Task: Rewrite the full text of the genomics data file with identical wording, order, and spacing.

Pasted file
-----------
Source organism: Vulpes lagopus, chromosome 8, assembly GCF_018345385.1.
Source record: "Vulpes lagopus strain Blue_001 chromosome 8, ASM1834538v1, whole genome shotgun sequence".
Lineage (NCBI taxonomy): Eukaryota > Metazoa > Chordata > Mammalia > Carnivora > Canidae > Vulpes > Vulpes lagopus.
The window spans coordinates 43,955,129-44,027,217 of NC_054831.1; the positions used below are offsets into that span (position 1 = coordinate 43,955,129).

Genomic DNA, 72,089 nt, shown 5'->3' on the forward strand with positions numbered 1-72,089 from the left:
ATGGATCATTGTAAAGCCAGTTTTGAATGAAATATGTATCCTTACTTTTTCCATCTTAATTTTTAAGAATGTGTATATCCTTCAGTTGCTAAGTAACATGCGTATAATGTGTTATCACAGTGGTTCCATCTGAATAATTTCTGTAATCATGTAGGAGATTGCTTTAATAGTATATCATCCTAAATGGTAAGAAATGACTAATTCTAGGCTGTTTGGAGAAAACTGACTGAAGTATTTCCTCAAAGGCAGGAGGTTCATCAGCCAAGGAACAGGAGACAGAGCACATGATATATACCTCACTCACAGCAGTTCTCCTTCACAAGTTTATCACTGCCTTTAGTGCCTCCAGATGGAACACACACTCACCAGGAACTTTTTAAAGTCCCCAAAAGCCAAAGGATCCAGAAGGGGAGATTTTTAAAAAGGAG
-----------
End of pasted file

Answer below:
Source organism: Vulpes lagopus, chromosome 8, assembly GCF_018345385.1.
Source record: "Vulpes lagopus strain Blue_001 chromosome 8, ASM1834538v1, whole genome shotgun sequence".
Lineage (NCBI taxonomy): Eukaryota > Metazoa > Chordata > Mammalia > Carnivora > Canidae > Vulpes > Vulpes lagopus.
The window spans coordinates 43,955,129-44,027,217 of NC_054831.1; the positions used below are offsets into that span (position 1 = coordinate 43,955,129).

Genomic DNA, 72,089 nt, shown 5'->3' on the forward strand with positions numbered 1-72,089 from the left:
ATGGATCATTGTAAAGCCAGTTTTGAATGAAATATGTATCCTTACTTTTTCCATCTTAATTTTTAAGAATGTGTATATCCTTCAGTTGCTAAGTAACATGCGTATAATGTGTTATCACAGTGGTTCCATCTGAATAATTTCTGTAATCATGTAGGAGATTGCTTTAATAGTATATCATCCTAAATGGTAAGAAATGACTAATTCTAGGCTGTTTGGAGAAAACTGACTGAAGTATTTCCTCAAAGGCAGGAGGTTCATCAGCCAAGGAACAGGAGACAGAGCACATGATATATACCTCACTCACAGCAGTTCTCCTTCACAAGTTTATCACTGCCTTTAGTGCCTCCAGATGGAACACACACTCACCAGGAACTTTTTAAAGTCCCCAAAAGCCAAAGGATCCAGAAGGGGAGATTTTTAAAAAGGAG